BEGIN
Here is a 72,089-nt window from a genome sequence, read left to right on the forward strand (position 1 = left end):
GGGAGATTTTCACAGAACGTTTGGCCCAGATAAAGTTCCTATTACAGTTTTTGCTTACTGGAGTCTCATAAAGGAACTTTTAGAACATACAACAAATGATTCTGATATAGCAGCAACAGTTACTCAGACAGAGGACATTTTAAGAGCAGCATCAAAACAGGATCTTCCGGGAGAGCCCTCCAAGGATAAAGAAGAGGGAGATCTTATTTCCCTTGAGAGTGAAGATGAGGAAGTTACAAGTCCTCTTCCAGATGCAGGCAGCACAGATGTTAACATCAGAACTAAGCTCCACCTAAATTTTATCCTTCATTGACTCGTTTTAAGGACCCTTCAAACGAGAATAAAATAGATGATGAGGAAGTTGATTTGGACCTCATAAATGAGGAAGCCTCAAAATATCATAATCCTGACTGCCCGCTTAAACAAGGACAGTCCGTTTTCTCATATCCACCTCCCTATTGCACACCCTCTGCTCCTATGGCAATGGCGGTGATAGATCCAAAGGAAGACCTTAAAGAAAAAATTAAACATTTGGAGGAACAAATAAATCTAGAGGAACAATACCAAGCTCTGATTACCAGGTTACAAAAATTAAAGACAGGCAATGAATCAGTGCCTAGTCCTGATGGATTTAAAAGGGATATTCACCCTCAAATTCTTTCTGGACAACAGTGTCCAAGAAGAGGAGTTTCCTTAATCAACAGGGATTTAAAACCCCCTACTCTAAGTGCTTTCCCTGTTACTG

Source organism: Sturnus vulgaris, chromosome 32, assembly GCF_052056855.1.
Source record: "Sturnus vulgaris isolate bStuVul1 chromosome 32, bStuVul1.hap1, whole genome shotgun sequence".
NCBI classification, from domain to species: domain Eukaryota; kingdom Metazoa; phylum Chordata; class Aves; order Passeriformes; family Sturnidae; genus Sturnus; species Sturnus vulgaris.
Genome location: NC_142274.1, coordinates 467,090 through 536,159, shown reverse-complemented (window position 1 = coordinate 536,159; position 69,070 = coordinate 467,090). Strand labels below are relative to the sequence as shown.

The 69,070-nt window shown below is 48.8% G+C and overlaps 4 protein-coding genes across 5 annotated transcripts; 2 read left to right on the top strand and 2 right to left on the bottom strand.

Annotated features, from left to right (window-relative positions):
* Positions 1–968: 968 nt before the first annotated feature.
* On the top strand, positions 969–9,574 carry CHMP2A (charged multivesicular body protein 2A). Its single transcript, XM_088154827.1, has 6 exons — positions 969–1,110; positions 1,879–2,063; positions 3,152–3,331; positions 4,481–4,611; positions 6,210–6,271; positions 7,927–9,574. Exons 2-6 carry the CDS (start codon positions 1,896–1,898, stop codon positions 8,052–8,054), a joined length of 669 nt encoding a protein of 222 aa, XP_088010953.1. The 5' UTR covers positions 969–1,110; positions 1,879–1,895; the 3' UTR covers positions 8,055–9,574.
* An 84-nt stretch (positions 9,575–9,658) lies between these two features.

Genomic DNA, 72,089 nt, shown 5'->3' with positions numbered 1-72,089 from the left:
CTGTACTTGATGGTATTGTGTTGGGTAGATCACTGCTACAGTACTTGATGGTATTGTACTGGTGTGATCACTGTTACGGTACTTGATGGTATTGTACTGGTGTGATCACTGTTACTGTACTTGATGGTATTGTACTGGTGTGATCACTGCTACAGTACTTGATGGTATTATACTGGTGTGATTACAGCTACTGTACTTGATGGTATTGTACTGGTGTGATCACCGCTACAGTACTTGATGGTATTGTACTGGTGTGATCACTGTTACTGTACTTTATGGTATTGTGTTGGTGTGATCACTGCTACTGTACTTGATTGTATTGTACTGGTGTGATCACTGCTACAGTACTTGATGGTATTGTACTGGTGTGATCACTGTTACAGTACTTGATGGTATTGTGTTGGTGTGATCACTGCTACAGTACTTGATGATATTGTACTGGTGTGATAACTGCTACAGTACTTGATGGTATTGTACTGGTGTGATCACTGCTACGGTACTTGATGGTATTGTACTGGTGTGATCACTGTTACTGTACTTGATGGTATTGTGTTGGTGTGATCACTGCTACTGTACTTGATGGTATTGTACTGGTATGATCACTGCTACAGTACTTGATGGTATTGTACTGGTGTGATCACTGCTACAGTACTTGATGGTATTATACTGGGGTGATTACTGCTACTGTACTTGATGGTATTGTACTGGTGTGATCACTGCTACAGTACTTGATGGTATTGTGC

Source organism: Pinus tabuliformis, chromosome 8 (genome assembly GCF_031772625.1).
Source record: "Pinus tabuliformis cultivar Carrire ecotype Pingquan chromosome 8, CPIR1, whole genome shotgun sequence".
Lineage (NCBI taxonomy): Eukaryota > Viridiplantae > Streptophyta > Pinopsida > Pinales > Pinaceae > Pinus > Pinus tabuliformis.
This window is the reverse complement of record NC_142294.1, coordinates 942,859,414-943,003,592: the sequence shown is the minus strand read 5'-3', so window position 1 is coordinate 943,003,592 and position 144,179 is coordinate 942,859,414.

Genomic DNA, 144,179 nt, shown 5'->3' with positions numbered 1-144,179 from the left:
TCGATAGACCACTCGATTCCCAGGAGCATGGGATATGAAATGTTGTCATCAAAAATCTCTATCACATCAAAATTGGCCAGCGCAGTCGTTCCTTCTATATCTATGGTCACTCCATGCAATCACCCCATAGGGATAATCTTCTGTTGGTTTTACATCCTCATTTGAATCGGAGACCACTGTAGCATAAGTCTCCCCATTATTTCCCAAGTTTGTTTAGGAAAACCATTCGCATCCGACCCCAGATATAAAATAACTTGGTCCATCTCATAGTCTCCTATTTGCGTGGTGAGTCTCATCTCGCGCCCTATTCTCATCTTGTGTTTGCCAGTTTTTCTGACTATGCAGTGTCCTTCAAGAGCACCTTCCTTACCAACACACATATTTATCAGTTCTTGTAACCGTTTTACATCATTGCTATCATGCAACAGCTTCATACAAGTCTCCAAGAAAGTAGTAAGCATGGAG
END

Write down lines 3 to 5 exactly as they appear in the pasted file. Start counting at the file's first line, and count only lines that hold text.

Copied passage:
Source organism: Sturnus vulgaris, chromosome 32, assembly GCF_052056855.1.
Source record: "Sturnus vulgaris isolate bStuVul1 chromosome 32, bStuVul1.hap1, whole genome shotgun sequence".
NCBI classification, from domain to species: domain Eukaryota; kingdom Metazoa; phylum Chordata; class Aves; order Passeriformes; family Sturnidae; genus Sturnus; species Sturnus vulgaris.